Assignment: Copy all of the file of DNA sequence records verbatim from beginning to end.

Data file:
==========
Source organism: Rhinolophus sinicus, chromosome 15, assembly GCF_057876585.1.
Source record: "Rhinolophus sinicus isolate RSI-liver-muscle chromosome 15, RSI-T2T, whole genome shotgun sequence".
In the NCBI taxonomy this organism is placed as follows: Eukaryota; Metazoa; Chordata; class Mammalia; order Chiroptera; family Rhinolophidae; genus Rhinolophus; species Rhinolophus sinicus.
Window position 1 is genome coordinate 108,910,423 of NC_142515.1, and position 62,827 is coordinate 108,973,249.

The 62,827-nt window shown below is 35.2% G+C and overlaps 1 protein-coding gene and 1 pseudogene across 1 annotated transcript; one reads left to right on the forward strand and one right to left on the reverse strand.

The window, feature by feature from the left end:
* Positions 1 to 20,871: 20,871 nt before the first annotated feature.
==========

Source organism: Rhinolophus sinicus, chromosome 15, assembly GCF_057876585.1.
Source record: "Rhinolophus sinicus isolate RSI-liver-muscle chromosome 15, RSI-T2T, whole genome shotgun sequence".
In the NCBI taxonomy this organism is placed as follows: Eukaryota; Metazoa; Chordata; class Mammalia; order Chiroptera; family Rhinolophidae; genus Rhinolophus; species Rhinolophus sinicus.
Window position 1 is genome coordinate 108,910,423 of NC_142515.1, and position 62,827 is coordinate 108,973,249.

The 62,827-nt window shown below is 35.2% G+C and overlaps 1 protein-coding gene and 1 pseudogene across 1 annotated transcript; one reads left to right on the forward strand and one right to left on the reverse strand.

The window, feature by feature from the left end:
* Positions 1 to 20,871: 20,871 nt before the first annotated feature.